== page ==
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Ethical guidelines for organ transplantation from deceased donors submission

Submission ID: 
This submission reflects the views of
Organisation Name: 
Organ Donation & Transplant Foundation of WA
Please identify the best term to describe the Organisation: 
Non-government organisation
Personal Details
Submission - Option 1. Online submission
Specific Comments: 
1.1 Who is eligible for transplantation?

General Comments

Section 1.1 of the Ethical guidelines for organ transplantation from deceased donors provides a very generalised summary on eligibility for transplantation and must be read in conjunction with the Consensus Statement for a more specific and detailed outline of specific inclusion and exclusion criteria for eligibility of transplantation.


In relation to the above section, we make the following submission for inclusion in the Ethical guidelines for organ transplantation and amendment to the Consensus statement on eligibility criteria and allocation protocols

I refer to section 1 of Consensus statement on eligibility criteria - General incusion and exclusion criteria page 2

This section states that "All patients assessed for suitability for a transplant have the right to know whether or not they are placed on the waiting list, and the reasons why they are not listed if they are evaluated as unsuitable."

It is our strong recommendation that;

1. That reasons for being evaluated as unsuitable must be provided IN WRITING to the patient concerned within one month of evaluation decision

2. That written notification of the evaluation outcome must be provided to the patient and signed off by at least two medical professionals involved in the assessment process.

3. That the two health professionals providing sign off on written notification to patient, must have delegated authority from the multidisciplinary transplant team responsible for the evaluation and assessment process.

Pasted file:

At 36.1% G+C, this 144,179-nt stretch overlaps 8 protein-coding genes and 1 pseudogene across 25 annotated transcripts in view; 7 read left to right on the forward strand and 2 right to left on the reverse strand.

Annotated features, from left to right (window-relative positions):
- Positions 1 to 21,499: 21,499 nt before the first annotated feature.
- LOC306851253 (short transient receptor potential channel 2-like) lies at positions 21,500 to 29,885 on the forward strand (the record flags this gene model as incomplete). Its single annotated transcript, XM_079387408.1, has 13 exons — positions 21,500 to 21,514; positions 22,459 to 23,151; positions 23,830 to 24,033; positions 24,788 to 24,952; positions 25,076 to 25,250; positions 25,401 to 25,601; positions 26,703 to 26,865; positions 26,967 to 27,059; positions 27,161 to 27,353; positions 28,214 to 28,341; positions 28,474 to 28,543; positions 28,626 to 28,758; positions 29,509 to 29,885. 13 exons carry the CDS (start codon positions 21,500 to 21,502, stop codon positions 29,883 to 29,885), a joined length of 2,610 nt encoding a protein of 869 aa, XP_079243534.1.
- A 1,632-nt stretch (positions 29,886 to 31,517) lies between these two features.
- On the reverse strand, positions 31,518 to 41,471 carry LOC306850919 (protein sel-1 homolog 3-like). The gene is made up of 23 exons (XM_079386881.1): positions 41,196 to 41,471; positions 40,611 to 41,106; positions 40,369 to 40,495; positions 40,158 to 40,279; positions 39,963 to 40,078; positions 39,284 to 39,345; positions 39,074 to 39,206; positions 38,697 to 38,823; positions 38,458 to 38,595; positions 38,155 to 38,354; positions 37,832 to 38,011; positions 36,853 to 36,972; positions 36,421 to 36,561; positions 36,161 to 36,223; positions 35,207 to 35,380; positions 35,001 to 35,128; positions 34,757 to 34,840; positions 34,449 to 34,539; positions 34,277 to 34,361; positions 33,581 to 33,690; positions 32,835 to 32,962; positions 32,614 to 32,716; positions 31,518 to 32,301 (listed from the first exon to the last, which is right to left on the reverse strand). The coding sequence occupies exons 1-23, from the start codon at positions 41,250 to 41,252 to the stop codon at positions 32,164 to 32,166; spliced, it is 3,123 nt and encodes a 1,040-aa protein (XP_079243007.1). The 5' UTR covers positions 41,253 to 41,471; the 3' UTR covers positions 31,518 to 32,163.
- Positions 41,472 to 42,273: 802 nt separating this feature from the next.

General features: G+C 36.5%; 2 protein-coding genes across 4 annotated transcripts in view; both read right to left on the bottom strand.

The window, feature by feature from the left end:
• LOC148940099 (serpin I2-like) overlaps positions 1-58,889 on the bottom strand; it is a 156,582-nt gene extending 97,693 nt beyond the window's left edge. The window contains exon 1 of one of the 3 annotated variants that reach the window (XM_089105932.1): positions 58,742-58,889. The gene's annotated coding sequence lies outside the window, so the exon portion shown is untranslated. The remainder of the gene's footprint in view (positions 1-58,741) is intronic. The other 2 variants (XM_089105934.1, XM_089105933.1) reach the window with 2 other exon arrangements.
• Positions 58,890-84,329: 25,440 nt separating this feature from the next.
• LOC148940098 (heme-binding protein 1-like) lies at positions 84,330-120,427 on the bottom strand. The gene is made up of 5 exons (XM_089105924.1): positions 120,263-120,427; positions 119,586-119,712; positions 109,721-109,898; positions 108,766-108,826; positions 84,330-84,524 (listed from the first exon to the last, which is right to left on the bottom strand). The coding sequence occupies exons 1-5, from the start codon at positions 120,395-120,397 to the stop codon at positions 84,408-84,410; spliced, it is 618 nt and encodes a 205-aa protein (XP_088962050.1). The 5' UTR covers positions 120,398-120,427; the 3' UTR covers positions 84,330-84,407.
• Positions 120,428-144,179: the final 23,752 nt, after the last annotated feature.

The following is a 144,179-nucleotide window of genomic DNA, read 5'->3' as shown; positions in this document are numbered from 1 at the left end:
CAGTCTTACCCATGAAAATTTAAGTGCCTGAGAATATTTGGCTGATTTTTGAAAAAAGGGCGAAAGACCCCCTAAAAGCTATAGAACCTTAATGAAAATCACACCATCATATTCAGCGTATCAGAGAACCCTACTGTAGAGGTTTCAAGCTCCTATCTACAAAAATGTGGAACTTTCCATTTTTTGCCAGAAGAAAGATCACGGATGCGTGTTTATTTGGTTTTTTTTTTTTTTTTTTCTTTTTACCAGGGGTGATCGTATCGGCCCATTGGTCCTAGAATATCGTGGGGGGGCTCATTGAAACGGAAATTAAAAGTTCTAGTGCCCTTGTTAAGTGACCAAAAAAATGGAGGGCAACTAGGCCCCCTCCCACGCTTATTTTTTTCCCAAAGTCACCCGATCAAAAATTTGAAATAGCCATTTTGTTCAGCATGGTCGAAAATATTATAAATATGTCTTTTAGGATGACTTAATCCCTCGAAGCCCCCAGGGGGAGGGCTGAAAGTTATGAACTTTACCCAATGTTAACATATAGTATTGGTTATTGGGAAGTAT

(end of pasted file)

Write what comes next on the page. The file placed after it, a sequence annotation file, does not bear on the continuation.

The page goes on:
4. In the case of the multidisciplinary transplant team not being able to come to a unified decision on the suitability of a candidate for transplantation, a 75% majority must be recorded before a person is deemed unsuitable for transplantation.

If a 75% majority is not recorded by all members of the multidisciplinary transplant team making the assessment, then the patient MUST be referred to an alternative Australian Transplant Unit for a second opinion.


1.3 How are organs allocated?

General Comments

Section 1.3 provides a detailed outline of the complexities involved in the organ donation allocation process, and adequately addresses the varied range of factors that impact the overall process.


The following recommendation relates to the allocation of higher risk criteria organs.

1. That every patient evaluated as being unsuitable for transplantation and listing on the main cadaveric donor list, must be automatically and assessed for higher risk organ criteria organs. 

2. Assessment of a patient for higher risk criteria organs must be with patients full consent and knowledge, together with full disclosure of associated risks vs benefits.

3. Full disclosure of all associated risks to patient must be present at all times during the process.

4. Upon identification of a suitable higher risk criteria organ for transplantation, full disclosure must be provided to patient in relation to the higher risk criteria organ and written consent obtained from the patient confirming that;

a: The patient has been made aware that they are accepting a higher risk criteria organ

b: The associated risks and benefits of accepting a higher risk organ have been discussed prior transplantation and the patient accepts these risks and is willing to recieve a higher risk criteria organ.


Page reviewed: 8 April, 2016